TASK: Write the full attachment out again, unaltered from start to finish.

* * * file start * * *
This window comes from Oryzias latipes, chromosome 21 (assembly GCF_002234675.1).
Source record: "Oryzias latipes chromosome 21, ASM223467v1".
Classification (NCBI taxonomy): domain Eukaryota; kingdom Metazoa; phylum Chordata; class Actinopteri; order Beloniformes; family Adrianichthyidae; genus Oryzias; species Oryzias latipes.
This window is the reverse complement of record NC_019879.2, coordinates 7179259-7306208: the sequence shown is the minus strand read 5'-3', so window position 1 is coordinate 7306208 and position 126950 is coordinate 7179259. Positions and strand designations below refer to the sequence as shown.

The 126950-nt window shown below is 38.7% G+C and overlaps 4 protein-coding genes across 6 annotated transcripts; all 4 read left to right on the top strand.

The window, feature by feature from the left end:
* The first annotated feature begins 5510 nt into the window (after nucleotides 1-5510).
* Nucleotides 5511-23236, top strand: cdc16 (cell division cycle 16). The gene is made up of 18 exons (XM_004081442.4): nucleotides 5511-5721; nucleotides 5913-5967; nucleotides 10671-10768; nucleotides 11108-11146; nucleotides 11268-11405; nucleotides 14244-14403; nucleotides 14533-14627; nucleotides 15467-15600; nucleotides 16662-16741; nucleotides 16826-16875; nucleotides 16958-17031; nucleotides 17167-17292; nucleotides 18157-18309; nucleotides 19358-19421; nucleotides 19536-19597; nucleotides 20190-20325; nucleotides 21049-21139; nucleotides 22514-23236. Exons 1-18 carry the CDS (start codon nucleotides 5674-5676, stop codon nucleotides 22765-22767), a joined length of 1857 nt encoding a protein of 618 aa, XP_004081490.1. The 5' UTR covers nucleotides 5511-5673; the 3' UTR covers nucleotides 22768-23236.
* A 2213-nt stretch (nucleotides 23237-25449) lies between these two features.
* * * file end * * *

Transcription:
This window comes from Oryzias latipes, chromosome 21 (assembly GCF_002234675.1).
Source record: "Oryzias latipes chromosome 21, ASM223467v1".
Classification (NCBI taxonomy): domain Eukaryota; kingdom Metazoa; phylum Chordata; class Actinopteri; order Beloniformes; family Adrianichthyidae; genus Oryzias; species Oryzias latipes.
This window is the reverse complement of record NC_019879.2, coordinates 7179259-7306208: the sequence shown is the minus strand read 5'-3', so window position 1 is coordinate 7306208 and position 126950 is coordinate 7179259. Positions and strand designations below refer to the sequence as shown.

The 126950-nt window shown below is 38.7% G+C and overlaps 4 protein-coding genes across 6 annotated transcripts; all 4 read left to right on the top strand.

The window, feature by feature from the left end:
* The first annotated feature begins 5510 nt into the window (after nucleotides 1-5510).
* Nucleotides 5511-23236, top strand: cdc16 (cell division cycle 16). The gene is made up of 18 exons (XM_004081442.4): nucleotides 5511-5721; nucleotides 5913-5967; nucleotides 10671-10768; nucleotides 11108-11146; nucleotides 11268-11405; nucleotides 14244-14403; nucleotides 14533-14627; nucleotides 15467-15600; nucleotides 16662-16741; nucleotides 16826-16875; nucleotides 16958-17031; nucleotides 17167-17292; nucleotides 18157-18309; nucleotides 19358-19421; nucleotides 19536-19597; nucleotides 20190-20325; nucleotides 21049-21139; nucleotides 22514-23236. Exons 1-18 carry the CDS (start codon nucleotides 5674-5676, stop codon nucleotides 22765-22767), a joined length of 1857 nt encoding a protein of 618 aa, XP_004081490.1. The 5' UTR covers nucleotides 5511-5673; the 3' UTR covers nucleotides 22768-23236.
* A 2213-nt stretch (nucleotides 23237-25449) lies between these two features.